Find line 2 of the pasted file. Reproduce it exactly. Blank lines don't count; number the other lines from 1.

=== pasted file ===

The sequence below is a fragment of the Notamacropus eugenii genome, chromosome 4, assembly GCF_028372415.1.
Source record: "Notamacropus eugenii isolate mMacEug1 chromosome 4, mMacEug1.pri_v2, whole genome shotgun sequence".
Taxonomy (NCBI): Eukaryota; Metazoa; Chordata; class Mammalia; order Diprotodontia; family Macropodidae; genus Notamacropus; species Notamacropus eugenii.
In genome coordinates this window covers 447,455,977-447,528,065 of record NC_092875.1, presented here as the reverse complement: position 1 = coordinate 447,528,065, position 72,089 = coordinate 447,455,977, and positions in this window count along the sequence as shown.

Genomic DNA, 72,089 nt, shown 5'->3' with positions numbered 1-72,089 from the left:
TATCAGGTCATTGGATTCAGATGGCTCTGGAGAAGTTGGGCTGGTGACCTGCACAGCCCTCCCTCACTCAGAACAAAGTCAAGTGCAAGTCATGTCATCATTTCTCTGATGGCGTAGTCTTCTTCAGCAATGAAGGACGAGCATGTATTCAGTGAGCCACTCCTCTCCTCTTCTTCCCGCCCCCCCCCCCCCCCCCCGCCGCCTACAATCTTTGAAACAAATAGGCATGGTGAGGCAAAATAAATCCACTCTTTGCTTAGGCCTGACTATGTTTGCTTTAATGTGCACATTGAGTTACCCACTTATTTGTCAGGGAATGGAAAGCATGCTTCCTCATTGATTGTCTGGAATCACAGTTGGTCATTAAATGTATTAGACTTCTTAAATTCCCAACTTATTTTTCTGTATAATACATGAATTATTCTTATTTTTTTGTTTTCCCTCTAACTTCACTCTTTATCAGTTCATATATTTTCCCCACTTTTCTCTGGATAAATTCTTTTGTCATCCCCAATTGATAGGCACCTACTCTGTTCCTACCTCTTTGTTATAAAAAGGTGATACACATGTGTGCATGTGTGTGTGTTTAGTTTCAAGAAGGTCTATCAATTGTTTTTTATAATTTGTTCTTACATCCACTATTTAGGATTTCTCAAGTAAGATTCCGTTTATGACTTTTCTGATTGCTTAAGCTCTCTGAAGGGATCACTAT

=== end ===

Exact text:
Source record: "Notamacropus eugenii isolate mMacEug1 chromosome 4, mMacEug1.pri_v2, whole genome shotgun sequence".